The book explains the covert groups within the Soviet Union tasked with disrupting government activities of the countries belonging to the North Atlantic Treaty Organization, and the U.S., through injection of Communist propaganda.[1] The authors place the Soviet policy of active measures within a broader strategy of Russian military deception in favor of domestic national security.[1] They focus their discussion on disinformation conducted by the Soviet intelligence between the period of 1960–1980.[1][2][3]

Shultz and Godson note that manipulated groups involve both official departments of the Soviet state, as well as non-governmental organizations which lack independence from the state control itself. Specific goals exported by covert Soviet government channels and groups in the Western world were financed by Soviet intelligence operations. These covert operations were coordinated so as to have maximum impact related to major international incidents.[1][2][3]

Graphic showing differences between disinformation, misinformation and hoax.
(Wikimedia Foundation presentation)

As a case study of disinformation, the authors describe journalist Pierre-Charles Pathé [fr], whose publication in France was secretly financed by Soviet intelligence. Its contents were biased against the Western world in favor of the Soviet agenda, and had considerable impact on public opinion. In another example, the authors bring forth an analysis of the World Peace Council, which operated as a front organization for Soviet intelligence. They discuss its operations negatively impacting both NATO and the U.S. Shultz and Godson back up their analyses with interviews from two Soviet officials who had defected from their posts in Soviet intelligence, and spoke of disinformation campaigns against Western interests.[1][2][3]

The authors detail commonly used disinformation tactics by the Soviet intelligence agencies, including forgery as covert operation in order to fool target dupes into believing such fabricated documents were real. Additionally, the writers explain how Soviet covert spies were able to bring agents of influence into their fold and do their bidding, whether knowingly or through social influence as a useful idiot.[1][2][3]

Shultz and Godson note that after the Soviet term dezinformatsia became widely known in the 1980s in the English language as disinformation, native speakers of English broadened the term as "any government communication (either overt or covert) containing intentionally false and misleading material, often combined selectively with true information, which seeks to mislead and manipulate either elites or a mass audience."[1][2][3]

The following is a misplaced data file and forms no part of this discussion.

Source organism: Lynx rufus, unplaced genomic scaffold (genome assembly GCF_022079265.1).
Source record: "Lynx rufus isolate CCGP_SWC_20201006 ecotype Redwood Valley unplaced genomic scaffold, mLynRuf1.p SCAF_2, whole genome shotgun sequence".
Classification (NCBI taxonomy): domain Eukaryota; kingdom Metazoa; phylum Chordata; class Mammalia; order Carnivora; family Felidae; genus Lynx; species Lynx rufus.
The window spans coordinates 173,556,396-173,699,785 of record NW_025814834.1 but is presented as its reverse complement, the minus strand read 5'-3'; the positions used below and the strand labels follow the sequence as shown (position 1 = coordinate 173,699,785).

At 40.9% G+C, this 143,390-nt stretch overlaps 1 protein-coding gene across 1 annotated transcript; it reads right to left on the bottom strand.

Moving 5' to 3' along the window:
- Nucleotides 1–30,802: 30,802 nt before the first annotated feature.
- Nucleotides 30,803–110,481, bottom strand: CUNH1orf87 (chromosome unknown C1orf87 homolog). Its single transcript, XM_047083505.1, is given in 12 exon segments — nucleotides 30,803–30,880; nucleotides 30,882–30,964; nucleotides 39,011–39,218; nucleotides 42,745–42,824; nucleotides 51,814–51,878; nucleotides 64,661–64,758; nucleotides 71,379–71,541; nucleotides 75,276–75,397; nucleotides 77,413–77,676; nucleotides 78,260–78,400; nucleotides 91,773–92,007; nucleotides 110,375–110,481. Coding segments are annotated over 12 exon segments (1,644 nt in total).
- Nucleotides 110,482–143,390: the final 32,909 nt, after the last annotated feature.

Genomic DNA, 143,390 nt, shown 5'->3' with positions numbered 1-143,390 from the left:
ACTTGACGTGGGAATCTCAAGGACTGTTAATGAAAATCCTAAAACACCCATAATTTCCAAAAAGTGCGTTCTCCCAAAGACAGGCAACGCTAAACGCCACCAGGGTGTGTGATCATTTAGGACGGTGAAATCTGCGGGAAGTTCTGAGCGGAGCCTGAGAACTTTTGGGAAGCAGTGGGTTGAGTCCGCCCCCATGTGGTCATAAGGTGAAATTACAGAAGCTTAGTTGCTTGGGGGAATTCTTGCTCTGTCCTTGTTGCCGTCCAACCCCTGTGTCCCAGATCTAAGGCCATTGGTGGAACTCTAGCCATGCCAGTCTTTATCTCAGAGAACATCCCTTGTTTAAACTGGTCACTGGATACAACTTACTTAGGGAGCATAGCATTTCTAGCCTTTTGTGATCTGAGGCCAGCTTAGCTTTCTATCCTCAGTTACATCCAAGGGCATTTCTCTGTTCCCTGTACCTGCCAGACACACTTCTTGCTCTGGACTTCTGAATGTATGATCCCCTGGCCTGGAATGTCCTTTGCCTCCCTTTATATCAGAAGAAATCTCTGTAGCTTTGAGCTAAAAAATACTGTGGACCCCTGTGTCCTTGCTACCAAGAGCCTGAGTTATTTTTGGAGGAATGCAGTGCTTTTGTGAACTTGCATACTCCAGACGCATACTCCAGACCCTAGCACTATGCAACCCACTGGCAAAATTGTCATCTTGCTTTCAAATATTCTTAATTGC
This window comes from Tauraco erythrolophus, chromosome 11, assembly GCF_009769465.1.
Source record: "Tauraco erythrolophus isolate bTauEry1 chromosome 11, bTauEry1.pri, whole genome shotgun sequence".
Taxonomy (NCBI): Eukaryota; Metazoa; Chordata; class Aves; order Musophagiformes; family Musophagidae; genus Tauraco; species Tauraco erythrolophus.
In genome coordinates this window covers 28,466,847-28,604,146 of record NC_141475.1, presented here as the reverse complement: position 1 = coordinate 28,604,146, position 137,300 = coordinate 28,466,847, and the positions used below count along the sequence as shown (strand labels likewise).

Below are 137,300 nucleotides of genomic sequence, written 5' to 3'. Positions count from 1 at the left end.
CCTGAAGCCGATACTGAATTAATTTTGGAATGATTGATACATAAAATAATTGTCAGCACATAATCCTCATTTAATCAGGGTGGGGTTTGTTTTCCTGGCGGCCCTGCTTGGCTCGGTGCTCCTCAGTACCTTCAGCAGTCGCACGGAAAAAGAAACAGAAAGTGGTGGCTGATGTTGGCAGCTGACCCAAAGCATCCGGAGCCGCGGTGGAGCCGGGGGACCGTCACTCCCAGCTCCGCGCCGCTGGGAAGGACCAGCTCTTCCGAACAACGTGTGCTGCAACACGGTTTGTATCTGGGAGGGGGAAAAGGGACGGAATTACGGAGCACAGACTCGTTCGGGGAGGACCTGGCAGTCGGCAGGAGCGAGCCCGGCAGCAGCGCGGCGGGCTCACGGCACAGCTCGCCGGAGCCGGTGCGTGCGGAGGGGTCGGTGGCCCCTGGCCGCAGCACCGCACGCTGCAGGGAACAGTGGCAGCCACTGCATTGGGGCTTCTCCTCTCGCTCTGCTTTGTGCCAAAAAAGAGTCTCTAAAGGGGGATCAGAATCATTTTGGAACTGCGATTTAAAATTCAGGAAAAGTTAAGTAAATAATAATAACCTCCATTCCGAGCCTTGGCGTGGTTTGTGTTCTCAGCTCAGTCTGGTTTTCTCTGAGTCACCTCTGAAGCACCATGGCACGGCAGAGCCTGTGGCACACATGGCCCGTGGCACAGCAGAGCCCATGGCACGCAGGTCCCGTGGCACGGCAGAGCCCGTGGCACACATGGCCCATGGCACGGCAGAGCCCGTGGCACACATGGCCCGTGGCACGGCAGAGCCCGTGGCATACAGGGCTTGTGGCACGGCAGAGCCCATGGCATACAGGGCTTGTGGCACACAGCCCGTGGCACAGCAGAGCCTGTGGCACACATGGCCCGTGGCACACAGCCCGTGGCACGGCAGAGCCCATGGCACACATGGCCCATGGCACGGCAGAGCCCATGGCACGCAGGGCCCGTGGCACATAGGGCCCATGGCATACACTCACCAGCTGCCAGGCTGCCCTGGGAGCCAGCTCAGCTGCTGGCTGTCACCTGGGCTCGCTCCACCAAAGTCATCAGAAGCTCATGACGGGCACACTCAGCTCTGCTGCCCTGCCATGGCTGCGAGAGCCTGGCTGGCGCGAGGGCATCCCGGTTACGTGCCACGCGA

Release and reception[edit]

Dezinformatsia was released in a paperback edition in 1984.[15][16] It was issued again in paperback in 1986 under the same title,[17][18] and also with the different title — Dezinformatsia: The Strategy of Soviet Disinformation.[19]

John C. Campbell reviewed the book for the journal Foreign Affairs, and wrote: "The Shultz/Godson book is a useful survey of how the Soviet Union uses 'disinformation,' propaganda, agents, covert political techniques and front organizations to influence events in foreign countries and to further its strategic aims such as discrediting America and weakening NATO."[4] Campbell criticized the dry nature of some of the facts revealed in the book, "Parts of the presentation are novel, but the revelations are not particularly sensational."[4] Campbell concluded stories in the book should not be taken at face value, "The author's KGB experience and background doubtless give him a special vantage point, but most of this story can be taken with several grains of salt."[4]

Writing in Conflict Quarterly for The Journal of Conflict Studies, David Charters questioned why the book did not present more of an analysis on the aggregate impact of all of the disinformation campaigns, before noting such a task would be difficult to assess.[1] The reviewer asked why the book did not fully address questions including, "Did any of the forgeries described have a significant political impact on the intended target, and on U.S. relations with the country concerned, or were they merely of nuisance value?"[1] Conflict Quarterly criticized such absence in the book and identified it as an academic deficiency, writing, "Without answers to questions such as these, it is difficult to accept, at face value, the authors' conclusions."[1] Charters concluded the book was "a useful introduction to a field of knowledge which ... is likely to continue to expand in importance for diplomats, the intelligence community, and scholars of international security affairs.[1]